On June 29, 2023, the U.S. Supreme Court announced its unanimous opinion in Groff v. DeJoy, No. 22-174, 600 U.S. __ (2023), a long-awaited decision explaining employers’ obligations under Title VII to reasonably accommodate employees’ religious beliefs, observances and practices. Groff, the first Supreme Court decision in nearly 50 years to consider what employers must prove in order to deny an employee’s request for an accommodation based on religion, establishes that employers must show that the hardship associated with granting a religious accommodation would result in substantial increased costs in relation to the conduct of its particular business.

Gerald Groff is an Evangelical Christian who devotes his Sundays to worship and rest for religious reasons and believes that Sundays should not be devoted to “secular labor” and the “transport[ation]” of “worldly goods.” He was also a postal worker for the U.S. Postal Service (USPS) for many years. As we all know, until the mid-2010s, the USPS did not deliver mail on Sundays, so, for the first few years of his employment with the USPS, Mr. Groff’s religious observations did not conflict with his duties. But that changed in 2013 when the USPS agreed to assist Amazon by facilitating Sunday deliveries. In 2016, the USPS and Mr. Groff’s union entered into an understanding regarding how Sunday and holiday parcel delivery would be administered and how postal workers would be permitted to volunteer, or, if necessary, required, to work on Sundays and holidays. After learning that he could be compelled to work on Sundays, Mr. Groff transferred from his Quarryville, Pennsylvania postal station to a small, rural USPS station in Holtwood, Pennsylvania, one with only seven employees which had not been selected to make Sunday Amazon deliveries.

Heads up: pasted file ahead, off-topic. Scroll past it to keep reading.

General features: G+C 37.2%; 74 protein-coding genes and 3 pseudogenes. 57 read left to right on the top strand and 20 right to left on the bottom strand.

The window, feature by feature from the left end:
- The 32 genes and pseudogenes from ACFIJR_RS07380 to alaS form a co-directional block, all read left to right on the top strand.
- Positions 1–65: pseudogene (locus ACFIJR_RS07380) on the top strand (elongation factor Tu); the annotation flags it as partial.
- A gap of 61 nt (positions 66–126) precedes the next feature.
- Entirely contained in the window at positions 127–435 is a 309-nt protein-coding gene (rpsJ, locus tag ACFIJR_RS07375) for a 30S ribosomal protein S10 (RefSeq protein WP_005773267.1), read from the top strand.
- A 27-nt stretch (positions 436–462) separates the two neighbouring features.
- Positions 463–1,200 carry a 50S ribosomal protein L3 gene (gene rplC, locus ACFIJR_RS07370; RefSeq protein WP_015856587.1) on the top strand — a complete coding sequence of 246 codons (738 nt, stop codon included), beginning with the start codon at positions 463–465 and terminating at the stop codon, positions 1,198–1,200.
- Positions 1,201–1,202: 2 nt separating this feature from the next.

Things were fine until March 2017, when the USPS added the Holtwood station to the Sunday Amazon delivery rotation. Mr. Groff refused to work on Sundays, so during peak delivery seasons, the USPS assigned Mr. Groff’s Sunday deliveries to the rest of the staff, including the Postmaster. During off-peak months, Mr. Groff’s Sunday assignments were redistributed to other carriers assigned to the regional hub that covered the Holtwood service area. Throughout 2017 and 2018, the USPS imposed progressively more serious discipline on Mr. Groff for refusing to work on Sundays, leading Mr. Groff to resign from the USPS in January 2019.

Mr. Groff then sued the USPS under Title VII of the Civil Rights Act of 1964, alleging that the USPS could have accommodated his “no work on Sunday” religious observance “without undue hardship on the conduct of [USPS’s] business.” The trial court sided with USPS; the U.S. Court of Appeals for the Third Circuit affirmed. The Third Circuit explained that it felt “bound by” the Supreme Court’s ruling in Trans World Airlines, Inc. v. Hardison, 432 U.S. 63 (1977), in which the Court held that requiring the employer – there, an airline – to  accommodate a worker’s Sabbath observation was unreasonable. Observing that it read Hardison to mean “that requiring an employer ‘to bear more than a de minimis cost’ to provide a religious accommodation is an undue hardship,” Groff, 35 F.4th 162, 174 n.18 (3d Cir. 2022), the appellate court concluded that the USPS had satisfied its minimal burden by showing that exempting Mr. Groff from Sunday scheduling burdened his coworkers, “disrupted the workplace and workflow and diminished employee morale.” Id. at 175.

The Supreme Court agreed to hear Mr. Groff’s appeal and used the case as an opportunity to revisit and clarify its opinion in Hardison. Although Hardison was decided in 1977, it involved a dispute that arose before Congress’ 1972 amendments to Title VII. These amendments clarified that employers are required to reasonably accommodate employees’ religious observations and practices unless the accommodation imposed an “undue hardship.” To this point, the Court observed, Hardison involved a union member airline repair and maintenance worker who requested Sabbaths off following a religious conversion, but granting his requested accommodation would have required TWA to deprive senior employees of their seniority scheduling rights granted by the relevant collective bargaining agreement. The Supreme Court concluded that Title VII does not require an employer and a union who have agreed on a seniority system to deprive senior employees of their seniority rights in order to accommodate a junior employee’s religious practices; indeed, Title VII provides special protection for “bona fide seniority … system[s]” 42 U.S.C. § 2000e-2(h). Since the Court could not identify a way for TWA to accommodate Hardison’s request for a Sabbath work exemption without violating contractual seniority rights, and, without sufficient repair and maintenance staff working on Hardison’s Sabbath, TWA would have been short-handed and thus unable to perform its “essential” mission, the Supreme Court concluded that Hardison’s request could not be reasonably accommodated.